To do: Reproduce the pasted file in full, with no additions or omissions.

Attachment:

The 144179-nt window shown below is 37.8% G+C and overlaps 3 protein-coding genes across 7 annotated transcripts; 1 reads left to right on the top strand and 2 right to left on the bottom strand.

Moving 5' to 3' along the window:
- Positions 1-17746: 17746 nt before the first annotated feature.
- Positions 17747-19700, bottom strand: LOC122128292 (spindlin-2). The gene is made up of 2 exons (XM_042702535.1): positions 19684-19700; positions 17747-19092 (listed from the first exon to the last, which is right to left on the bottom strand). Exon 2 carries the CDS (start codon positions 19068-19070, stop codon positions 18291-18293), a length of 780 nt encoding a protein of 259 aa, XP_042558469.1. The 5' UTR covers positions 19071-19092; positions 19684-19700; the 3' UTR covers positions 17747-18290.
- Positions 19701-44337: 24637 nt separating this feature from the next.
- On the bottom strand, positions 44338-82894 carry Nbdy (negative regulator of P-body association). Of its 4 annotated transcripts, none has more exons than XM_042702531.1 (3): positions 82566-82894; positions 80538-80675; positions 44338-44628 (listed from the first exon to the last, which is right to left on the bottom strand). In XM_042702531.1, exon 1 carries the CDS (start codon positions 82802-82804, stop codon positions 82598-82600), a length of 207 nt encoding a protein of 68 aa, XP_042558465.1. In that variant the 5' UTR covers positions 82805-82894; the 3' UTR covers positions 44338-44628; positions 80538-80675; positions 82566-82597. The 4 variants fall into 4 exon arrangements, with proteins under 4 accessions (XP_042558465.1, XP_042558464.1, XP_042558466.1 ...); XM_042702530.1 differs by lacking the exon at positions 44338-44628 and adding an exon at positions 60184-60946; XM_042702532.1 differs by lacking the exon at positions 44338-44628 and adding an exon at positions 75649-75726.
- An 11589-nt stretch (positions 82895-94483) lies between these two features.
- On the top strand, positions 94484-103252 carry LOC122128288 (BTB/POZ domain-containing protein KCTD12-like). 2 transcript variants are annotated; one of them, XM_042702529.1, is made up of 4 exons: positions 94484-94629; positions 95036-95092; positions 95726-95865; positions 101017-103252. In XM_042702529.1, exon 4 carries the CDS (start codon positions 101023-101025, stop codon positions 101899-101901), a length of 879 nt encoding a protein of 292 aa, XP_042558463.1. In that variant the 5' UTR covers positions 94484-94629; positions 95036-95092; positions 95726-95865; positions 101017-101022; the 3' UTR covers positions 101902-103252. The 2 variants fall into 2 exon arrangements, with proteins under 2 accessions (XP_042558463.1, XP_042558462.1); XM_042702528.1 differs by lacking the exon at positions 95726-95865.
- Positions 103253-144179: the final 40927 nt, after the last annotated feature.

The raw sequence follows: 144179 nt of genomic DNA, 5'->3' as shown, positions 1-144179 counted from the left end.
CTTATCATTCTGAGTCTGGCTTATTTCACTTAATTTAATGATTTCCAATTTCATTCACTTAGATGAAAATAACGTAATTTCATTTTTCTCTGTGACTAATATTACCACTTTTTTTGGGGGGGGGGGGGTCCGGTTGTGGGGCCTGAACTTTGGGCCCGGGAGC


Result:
The 144179-nt window shown below is 37.8% G+C and overlaps 3 protein-coding genes across 7 annotated transcripts; 1 reads left to right on the top strand and 2 right to left on the bottom strand.

Moving 5' to 3' along the window:
- Positions 1-17746: 17746 nt before the first annotated feature.
- Positions 17747-19700, bottom strand: LOC122128292 (spindlin-2). The gene is made up of 2 exons (XM_042702535.1): positions 19684-19700; positions 17747-19092 (listed from the first exon to the last, which is right to left on the bottom strand). Exon 2 carries the CDS (start codon positions 19068-19070, stop codon positions 18291-18293), a length of 780 nt encoding a protein of 259 aa, XP_042558469.1. The 5' UTR covers positions 19071-19092; positions 19684-19700; the 3' UTR covers positions 17747-18290.
- Positions 19701-44337: 24637 nt separating this feature from the next.
- On the bottom strand, positions 44338-82894 carry Nbdy (negative regulator of P-body association). Of its 4 annotated transcripts, none has more exons than XM_042702531.1 (3): positions 82566-82894; positions 80538-80675; positions 44338-44628 (listed from the first exon to the last, which is right to left on the bottom strand). In XM_042702531.1, exon 1 carries the CDS (start codon positions 82802-82804, stop codon positions 82598-82600), a length of 207 nt encoding a protein of 68 aa, XP_042558465.1. In that variant the 5' UTR covers positions 82805-82894; the 3' UTR covers positions 44338-44628; positions 80538-80675; positions 82566-82597. The 4 variants fall into 4 exon arrangements, with proteins under 4 accessions (XP_042558465.1, XP_042558464.1, XP_042558466.1 ...); XM_042702530.1 differs by lacking the exon at positions 44338-44628 and adding an exon at positions 60184-60946; XM_042702532.1 differs by lacking the exon at positions 44338-44628 and adding an exon at positions 75649-75726.
- An 11589-nt stretch (positions 82895-94483) lies between these two features.
- On the top strand, positions 94484-103252 carry LOC122128288 (BTB/POZ domain-containing protein KCTD12-like). 2 transcript variants are annotated; one of them, XM_042702529.1, is made up of 4 exons: positions 94484-94629; positions 95036-95092; positions 95726-95865; positions 101017-103252. In XM_042702529.1, exon 4 carries the CDS (start codon positions 101023-101025, stop codon positions 101899-101901), a length of 879 nt encoding a protein of 292 aa, XP_042558463.1. In that variant the 5' UTR covers positions 94484-94629; positions 95036-95092; positions 95726-95865; positions 101017-101022; the 3' UTR covers positions 101902-103252. The 2 variants fall into 2 exon arrangements, with proteins under 2 accessions (XP_042558463.1, XP_042558462.1); XM_042702528.1 differs by lacking the exon at positions 95726-95865.
- Positions 103253-144179: the final 40927 nt, after the last annotated feature.

The raw sequence follows: 144179 nt of genomic DNA, 5'->3' as shown, positions 1-144179 counted from the left end.
CTTATCATTCTGAGTCTGGCTTATTTCACTTAATTTAATGATTTCCAATTTCATTCACTTAGATGAAAATAACGTAATTTCATTTTTCTCTGTGACTAATATTACCACTTTTTTTGGGGGGGGGGGGGTCCGGTTGTGGGGCCTGAACTTTGGGCCCGGGAGC